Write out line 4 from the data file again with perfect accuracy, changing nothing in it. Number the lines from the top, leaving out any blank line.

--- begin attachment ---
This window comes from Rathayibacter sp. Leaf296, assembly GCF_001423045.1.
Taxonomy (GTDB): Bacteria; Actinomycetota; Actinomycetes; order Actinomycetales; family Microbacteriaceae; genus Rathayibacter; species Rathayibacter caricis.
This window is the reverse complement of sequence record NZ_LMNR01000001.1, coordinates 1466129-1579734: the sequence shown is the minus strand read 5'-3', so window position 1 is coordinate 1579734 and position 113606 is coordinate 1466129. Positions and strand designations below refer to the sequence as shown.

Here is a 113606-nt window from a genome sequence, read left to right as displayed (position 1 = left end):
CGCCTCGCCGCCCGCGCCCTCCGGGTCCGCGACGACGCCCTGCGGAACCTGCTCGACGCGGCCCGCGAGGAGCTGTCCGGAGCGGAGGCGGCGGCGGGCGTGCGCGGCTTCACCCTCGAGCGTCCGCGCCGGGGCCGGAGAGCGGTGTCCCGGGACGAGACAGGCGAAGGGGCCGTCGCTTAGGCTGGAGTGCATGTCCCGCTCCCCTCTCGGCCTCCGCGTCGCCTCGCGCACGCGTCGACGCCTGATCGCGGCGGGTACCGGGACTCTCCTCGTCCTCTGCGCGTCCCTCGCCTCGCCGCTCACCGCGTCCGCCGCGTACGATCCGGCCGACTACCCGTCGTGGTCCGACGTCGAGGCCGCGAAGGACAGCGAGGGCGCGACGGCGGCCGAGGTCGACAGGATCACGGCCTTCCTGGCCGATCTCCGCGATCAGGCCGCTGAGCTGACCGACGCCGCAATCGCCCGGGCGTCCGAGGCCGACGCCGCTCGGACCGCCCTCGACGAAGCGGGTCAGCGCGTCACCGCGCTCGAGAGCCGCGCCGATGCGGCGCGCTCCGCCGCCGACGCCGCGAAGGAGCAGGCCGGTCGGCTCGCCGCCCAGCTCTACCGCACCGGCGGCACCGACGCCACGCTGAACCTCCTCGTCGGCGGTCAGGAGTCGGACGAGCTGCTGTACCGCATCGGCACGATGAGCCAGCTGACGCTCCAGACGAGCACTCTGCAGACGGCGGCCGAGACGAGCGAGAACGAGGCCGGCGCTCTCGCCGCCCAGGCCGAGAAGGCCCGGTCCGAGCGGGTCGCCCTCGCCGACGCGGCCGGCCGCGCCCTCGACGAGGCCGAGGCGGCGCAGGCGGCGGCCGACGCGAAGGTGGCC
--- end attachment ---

Here is a 113606-nt window from a genome sequence, read left to right as displayed (position 1 = left end):